‘The Diary of a Teenage Girl’ is a refreshing coming-of-age story

By Nathan Frontiero

Official Diary of a Teenage Girl Facebook Page
Official Diary of a Teenage Girl Facebook Page

“The Diary of a Teenage Girl” is just that – a coming-of-age story that’s genuinely observed through its subject’s eyes. The film opens on a sun-kissed San Francisco park in 1976. Fifteen-year-old Minnie Goetze (Bel Powley) walks through the lush green space with a new spring in her step. “I had sex today,” she says in voiceover. She describes the encounter as the film flashes back to reveal that she slept with her mother’s boyfriend.

Writer-director Marielle Heller takes a tactful and caring approach to the subject matter. She lets Minnie speak for herself. That’s a good thing, since Minnie is one of the most vibrant protagonists I’ve seen in a while. She’s funny, self-effacing, precocious and unflinchingly honest. She records a diary on cassette tapes – her growing collection fills a shoebox – and I quickly grew to trust her voice.

Powley fully enlivens this nuanced character. She makes Minnie instantly likeable. Her performance equally conveys Minnie’s angst and confidence. I believed every private detail Minnie disclosed, and felt more like a confidant than a passive observer of her personal account. Powley captures Minnie’s charm and won me over with her dry, sharp wit.

Minnie is an aspiring cartoonist, and Heller deftly balances her sexual and artistic awakenings. The film was adapted from a graphic novel, Phoebe Gloeckner’s “The Diary of a Teenage Girl: An Account in Words and Pictures,” and the format translates well to screen. Hand-drawn sequences from animator Sara Gunnarsdottir often overlap or take over the live action. These colorful, playful flourishes offer an intriguing look into Minnie’s creative headspace. The animation bolsters heartfelt and humorous moments.

Brandon Trost’s cinematography keeps everything looking groovy. He washes scenes in saturated colors befitting the 70s-era setting – the hazy interiors of clubs and houses, and the garish clothing styles all appear appropriately lush. Curated songs on the soundtrack bolster the movie’s spunky energy, and Nate Heller’s original music – a warm mix of guitars and bubbly synthesizers – mirrors the more affecting and intimate aspects of the narrative.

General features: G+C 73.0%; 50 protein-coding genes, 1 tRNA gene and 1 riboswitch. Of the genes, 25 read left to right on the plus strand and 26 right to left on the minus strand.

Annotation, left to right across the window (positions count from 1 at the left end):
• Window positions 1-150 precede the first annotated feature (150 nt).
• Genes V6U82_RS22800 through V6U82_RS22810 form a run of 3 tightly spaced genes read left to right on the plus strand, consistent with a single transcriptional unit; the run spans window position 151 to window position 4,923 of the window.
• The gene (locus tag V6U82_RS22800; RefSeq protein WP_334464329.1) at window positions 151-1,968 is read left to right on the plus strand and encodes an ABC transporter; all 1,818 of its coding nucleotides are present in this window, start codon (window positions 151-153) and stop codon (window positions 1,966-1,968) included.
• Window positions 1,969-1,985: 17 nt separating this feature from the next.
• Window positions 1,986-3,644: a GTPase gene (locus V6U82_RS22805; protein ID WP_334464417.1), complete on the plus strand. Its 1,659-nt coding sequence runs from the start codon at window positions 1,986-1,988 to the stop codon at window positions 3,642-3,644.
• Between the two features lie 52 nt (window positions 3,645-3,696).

Heller embraces Minnie’s burgeoning sexuality, shaping the film around her attempts to find herself amid her personal conflicts and newfound impulses. Minnie sometimes feels insecure about her appearance, but her lusty confidence attracts the attention of schoolboys. Some of the film’s subtle moments of critique occur when Minnie pursues her admirers. One boy admits that he finds her passion intimidating and she leaves him. Heller lets that particular scene linger, implicating the viewer who, like the boy, stigmatizes rather than accepts Minnie’s sexual agency.

Late in the film, Minnie thinks about her struggles with building meaningful bonds with other people. Though she finds gratification in sex, she rarely feels her deeper emotional commitment reciprocated. She wonders if she will ever find love in others, then realizes “maybe it’s not about being loved by someone else.” Her character arc comes into satisfying focus as a narrative about finding the importance of self worth. Minnie Goetze is unabashedly herself throughout “The Diary of a Teenage Girl,” and she learns to love that. More power to her.

Nathan Frontiero can be reached at [email protected] and followed on Twitter @NathanFrontiero.